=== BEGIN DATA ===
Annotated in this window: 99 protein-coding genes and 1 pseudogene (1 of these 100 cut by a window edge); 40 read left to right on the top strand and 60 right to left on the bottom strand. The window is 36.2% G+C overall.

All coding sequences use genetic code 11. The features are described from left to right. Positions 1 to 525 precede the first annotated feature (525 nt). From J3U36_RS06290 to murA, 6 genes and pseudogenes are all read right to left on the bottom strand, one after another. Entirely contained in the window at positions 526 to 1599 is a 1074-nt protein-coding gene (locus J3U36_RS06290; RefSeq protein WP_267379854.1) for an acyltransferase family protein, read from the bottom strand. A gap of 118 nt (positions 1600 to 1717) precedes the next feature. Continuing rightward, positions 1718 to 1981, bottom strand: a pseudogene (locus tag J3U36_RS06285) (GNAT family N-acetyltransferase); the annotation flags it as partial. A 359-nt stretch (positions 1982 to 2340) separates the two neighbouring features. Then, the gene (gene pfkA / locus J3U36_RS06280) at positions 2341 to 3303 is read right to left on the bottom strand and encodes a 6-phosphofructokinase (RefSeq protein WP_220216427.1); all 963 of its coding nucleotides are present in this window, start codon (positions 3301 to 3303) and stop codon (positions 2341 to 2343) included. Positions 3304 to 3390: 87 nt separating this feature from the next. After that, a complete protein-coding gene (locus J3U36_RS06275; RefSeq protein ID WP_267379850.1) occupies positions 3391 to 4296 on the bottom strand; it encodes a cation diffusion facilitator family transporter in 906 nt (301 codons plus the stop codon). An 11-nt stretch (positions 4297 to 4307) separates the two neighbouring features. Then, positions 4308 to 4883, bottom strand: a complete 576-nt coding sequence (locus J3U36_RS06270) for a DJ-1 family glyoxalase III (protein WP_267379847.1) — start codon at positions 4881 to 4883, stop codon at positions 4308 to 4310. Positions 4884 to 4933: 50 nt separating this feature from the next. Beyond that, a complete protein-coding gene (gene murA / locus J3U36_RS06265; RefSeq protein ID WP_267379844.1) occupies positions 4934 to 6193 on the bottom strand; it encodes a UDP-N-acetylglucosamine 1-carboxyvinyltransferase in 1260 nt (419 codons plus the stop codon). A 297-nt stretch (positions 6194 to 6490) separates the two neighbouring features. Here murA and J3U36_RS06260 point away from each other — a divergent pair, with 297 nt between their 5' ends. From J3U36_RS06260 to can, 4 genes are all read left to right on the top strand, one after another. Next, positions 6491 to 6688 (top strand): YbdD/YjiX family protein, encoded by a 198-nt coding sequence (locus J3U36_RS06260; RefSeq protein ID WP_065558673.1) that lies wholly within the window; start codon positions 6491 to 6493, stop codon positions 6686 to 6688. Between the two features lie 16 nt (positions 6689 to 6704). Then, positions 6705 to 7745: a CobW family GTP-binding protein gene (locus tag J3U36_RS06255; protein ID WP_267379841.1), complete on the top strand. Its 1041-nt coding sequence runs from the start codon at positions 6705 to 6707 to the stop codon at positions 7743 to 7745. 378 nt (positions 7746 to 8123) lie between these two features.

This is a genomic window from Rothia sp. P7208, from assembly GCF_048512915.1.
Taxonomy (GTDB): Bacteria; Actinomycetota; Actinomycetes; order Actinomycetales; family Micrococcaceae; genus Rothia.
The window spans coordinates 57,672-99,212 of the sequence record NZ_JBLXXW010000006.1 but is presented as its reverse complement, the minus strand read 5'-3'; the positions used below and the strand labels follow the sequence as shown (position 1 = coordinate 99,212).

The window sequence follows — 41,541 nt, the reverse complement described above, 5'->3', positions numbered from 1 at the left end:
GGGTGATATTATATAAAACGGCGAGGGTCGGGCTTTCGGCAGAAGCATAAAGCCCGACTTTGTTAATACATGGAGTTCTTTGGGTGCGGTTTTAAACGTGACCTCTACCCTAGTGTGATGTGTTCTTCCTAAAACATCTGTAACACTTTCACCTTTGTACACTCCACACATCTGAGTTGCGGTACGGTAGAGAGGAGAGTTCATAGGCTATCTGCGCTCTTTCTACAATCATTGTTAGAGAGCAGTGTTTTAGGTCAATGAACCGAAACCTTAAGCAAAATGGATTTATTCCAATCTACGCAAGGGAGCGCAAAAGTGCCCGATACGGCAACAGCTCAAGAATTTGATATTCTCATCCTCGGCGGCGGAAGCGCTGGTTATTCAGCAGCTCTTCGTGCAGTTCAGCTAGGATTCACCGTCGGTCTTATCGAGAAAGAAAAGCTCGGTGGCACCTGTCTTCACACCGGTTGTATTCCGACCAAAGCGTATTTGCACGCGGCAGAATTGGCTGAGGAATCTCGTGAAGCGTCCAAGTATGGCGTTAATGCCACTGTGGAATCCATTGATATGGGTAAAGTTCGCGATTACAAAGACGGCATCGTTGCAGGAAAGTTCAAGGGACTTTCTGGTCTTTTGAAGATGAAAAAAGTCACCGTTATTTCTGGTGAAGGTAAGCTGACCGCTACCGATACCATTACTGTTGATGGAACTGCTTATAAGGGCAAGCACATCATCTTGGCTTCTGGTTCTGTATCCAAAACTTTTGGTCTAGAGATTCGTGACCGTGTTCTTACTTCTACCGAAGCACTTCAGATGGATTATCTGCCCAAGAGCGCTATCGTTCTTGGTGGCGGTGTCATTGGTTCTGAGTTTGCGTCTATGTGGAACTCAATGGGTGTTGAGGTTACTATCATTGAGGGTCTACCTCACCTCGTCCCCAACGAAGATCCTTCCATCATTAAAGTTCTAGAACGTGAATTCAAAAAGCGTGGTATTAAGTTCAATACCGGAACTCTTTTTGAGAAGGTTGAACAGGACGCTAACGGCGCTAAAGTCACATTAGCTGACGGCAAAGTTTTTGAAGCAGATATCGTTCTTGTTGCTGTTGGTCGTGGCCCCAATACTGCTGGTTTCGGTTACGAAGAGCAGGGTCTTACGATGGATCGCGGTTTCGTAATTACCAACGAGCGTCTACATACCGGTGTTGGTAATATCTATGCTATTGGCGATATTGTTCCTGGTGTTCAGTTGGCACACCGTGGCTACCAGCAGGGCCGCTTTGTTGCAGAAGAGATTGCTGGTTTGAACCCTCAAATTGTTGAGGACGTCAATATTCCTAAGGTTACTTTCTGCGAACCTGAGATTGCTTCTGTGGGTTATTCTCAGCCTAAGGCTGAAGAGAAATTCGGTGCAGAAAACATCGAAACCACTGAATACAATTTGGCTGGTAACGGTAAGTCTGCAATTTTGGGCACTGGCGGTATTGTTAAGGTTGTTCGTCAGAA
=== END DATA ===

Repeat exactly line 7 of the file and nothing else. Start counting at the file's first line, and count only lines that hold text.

GGGTGATATTATATAAAACGGCGAGGGTCGGGCTTTCGGCAGAAGCATAAAGCCCGACTTTGTTAATACATGGAGTTCTTTGGGTGCGGTTTTAAACGTGACCTCTACCCTAGTGTGATGTGTTCTTCCTAAAACATCTGTAACACTTTCACCTTTGTACACTCCACACATCTGAGTTGCGGTACGGTAGAGAGGAGAGTTCATAGGCTATCTGCGCTCTTTCTACAATCATTGTTAGAGAGCAGTGTTTTAGGTCAATGAACCGAAACCTTAAGCAAAATGGATTTATTCCAATCTACGCAAGGGAGCGCAAAAGTGCCCGATACGGCAACAGCTCAAGAATTTGATATTCTCATCCTCGGCGGCGGAAGCGCTGGTTATTCAGCAGCTCTTCGTGCAGTTCAGCTAGGATTCACCGTCGGTCTTATCGAGAAAGAAAAGCTCGGTGGCACCTGTCTTCACACCGGTTGTATTCCGACCAAAGCGTATTTGCACGCGGCAGAATTGGCTGAGGAATCTCGTGAAGCGTCCAAGTATGGCGTTAATGCCACTGTGGAATCCATTGATATGGGTAAAGTTCGCGATTACAAAGACGGCATCGTTGCAGGAAAGTTCAAGGGACTTTCTGGTCTTTTGAAGATGAAAAAAGTCACCGTTATTTCTGGTGAAGGTAAGCTGACCGCTACCGATACCATTACTGTTGATGGAACTGCTTATAAGGGCAAGCACATCATCTTGGCTTCTGGTTCTGTATCCAAAACTTTTGGTCTAGAGATTCGTGACCGTGTTCTTACTTCTACCGAAGCACTTCAGATGGATTATCTGCCCAAGAGCGCTATCGTTCTTGGTGGCGGTGTCATTGGTTCTGAGTTTGCGTCTATGTGGAACTCAATGGGTGTTGAGGTTACTATCATTGAGGGTCTACCTCACCTCGTCCCCAACGAAGATCCTTCCATCATTAAAGTTCTAGAACGTGAATTCAAAAAGCGTGGTATTAAGTTCAATACCGGAACTCTTTTTGAGAAGGTTGAACAGGACGCTAACGGCGCTAAAGTCACATTAGCTGACGGCAAAGTTTTTGAAGCAGATATCGTTCTTGTTGCTGTTGGTCGTGGCCCCAATACTGCTGGTTTCGGTTACGAAGAGCAGGGTCTTACGATGGATCGCGGTTTCGTAATTACCAACGAGCGTCTACATACCGGTGTTGGTAATATCTATGCTATTGGCGATATTGTTCCTGGTGTTCAGTTGGCACACCGTGGCTACCAGCAGGGCCGCTTTGTTGCAGAAGAGATTGCTGGTTTGAACCCTCAAATTGTTGAGGACGTCAATATTCCTAAGGTTACTTTCTGCGAACCTGAGATTGCTTCTGTGGGTTATTCTCAGCCTAAGGCTGAAGAGAAATTCGGTGCAGAAAACATCGAAACCACTGAATACAATTTGGCTGGTAACGGTAAGTCTGCAATTTTGGGCACTGGCGGTATTGTTAAGGTTGTTCGTCAGAA